When a loved one passes, it is common for them to pass on their real estate in addition to their other assets. In the event that you inherit a piece of land from a loved one, there are some important things to consider. But what if you are given a piece of undeveloped land? What are your options when you inherit a stretch of property with no house, or anything else built on it?
Inheriting Land, But Not a House
When you inherit land that is vacant and underdeveloped, you have a few choices about what you can do with it. You can try to develop it, sell it, donate it, or keep it undeveloped. The biggest issue many people have with inheriting vacant land is that there is very little there in terms of investment. You can’t easily rent it out for additional income, and it will now require maintenance and/or stewardship.
Selling the land can be a way to make some money off of the land, but there are taxes and fees associated with real estate sales, including the capital gains tax. Developing on your inherited property can be a long term investment, but will require start up funds.
Costs and Taxes of Inherited Land
When you are bequeathed a piece of land, there are some costs you will need to take into account. There could be estate tax due on inherited property. Work with your attorney to determine if there are unpaid estate taxes for the land.
If your family member gives you land that subject to a mortgage, you will also inherit the mortgage. The same goes for HOA and other community fees.
Maintenance, including landscaping costs can be an ongoing cost of owning any land. While upkeep costs won’t be as much as with a home, the landscaping fees can be higher.
It is probable that you will need insurance for this new piece of land. Insurance will help protect you from liability issues, as well as damages. You may also be responsible to pay real estate/property tax.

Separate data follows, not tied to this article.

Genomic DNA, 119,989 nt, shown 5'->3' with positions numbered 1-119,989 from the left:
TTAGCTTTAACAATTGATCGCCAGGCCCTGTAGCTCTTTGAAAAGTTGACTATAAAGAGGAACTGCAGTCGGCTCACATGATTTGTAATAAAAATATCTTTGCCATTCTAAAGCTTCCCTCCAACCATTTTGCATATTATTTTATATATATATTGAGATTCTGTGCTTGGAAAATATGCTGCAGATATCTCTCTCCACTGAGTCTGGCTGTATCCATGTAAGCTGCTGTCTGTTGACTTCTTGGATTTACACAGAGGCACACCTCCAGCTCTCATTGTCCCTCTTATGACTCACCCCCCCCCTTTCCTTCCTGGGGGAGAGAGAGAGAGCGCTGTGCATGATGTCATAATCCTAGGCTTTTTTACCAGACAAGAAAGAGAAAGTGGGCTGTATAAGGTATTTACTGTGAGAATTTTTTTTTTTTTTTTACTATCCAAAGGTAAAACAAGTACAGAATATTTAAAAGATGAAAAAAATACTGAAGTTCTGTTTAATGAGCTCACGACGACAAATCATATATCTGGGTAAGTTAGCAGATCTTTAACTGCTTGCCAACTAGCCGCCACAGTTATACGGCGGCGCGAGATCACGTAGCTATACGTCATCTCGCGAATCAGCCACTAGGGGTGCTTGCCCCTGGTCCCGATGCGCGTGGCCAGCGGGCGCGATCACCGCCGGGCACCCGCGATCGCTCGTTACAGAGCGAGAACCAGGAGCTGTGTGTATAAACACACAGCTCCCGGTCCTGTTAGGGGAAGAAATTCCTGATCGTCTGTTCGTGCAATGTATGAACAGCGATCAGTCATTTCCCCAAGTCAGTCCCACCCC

Should You Build a Home Here?
When land is inherited, and you have the available funds to develop on it, building a house can be a worthy investment. Whether you want to use the home for yourself, rent it out, or sell it after it is built, you should speak with a developer, as well as your accountant to find the best option for your situation. If the land is big enough, you may want to consider subdividing the land, in order to make multiple developments.
Should You Sell the Land
If you sell soon after the benefactor’s death, there will probably be little to no taxable capital gain for you, as the property’s value would not have changed that quickly. Before selling, you should consider whether or not the land is worth keeping for your financial situation. Is the windfall of money now worth not investing in the land? Or is the land worth keeping as an investment, or even as a retreat for your family?
Boon or Burden
Inheriting a piece of land can ultimately be a great asset or source of income for you and your family. But it can also become a hassle, and a source of lost money. When you inherit a piece of land, you need to meet with your accountant, as well as your attorney to determine what is the best course of action for land, and your personal estate. When you inherit the land, you should also update your own Will to express your wishes to your beneficiaries regarding this property.
For more than 40 years, our firm has been assisting people like you with long term care and estate planning needs. We bring you the knowledge and resources to protect you and your family. Armstrong & Lamberti, PLLC do not provide tax, legal, or accounting advice by articles. This material has been prepared for informational purposes only and is not intended to provide, and should not be relied on for, tax, legal or accounting advice. Call 718.477.7700 or contact us online to schedule a free initial consultation with an estate planning attorney at Armstrong & Lamberti, PLLC. We proudly serve Staten Island, Brooklyn and the other boroughs of New York City.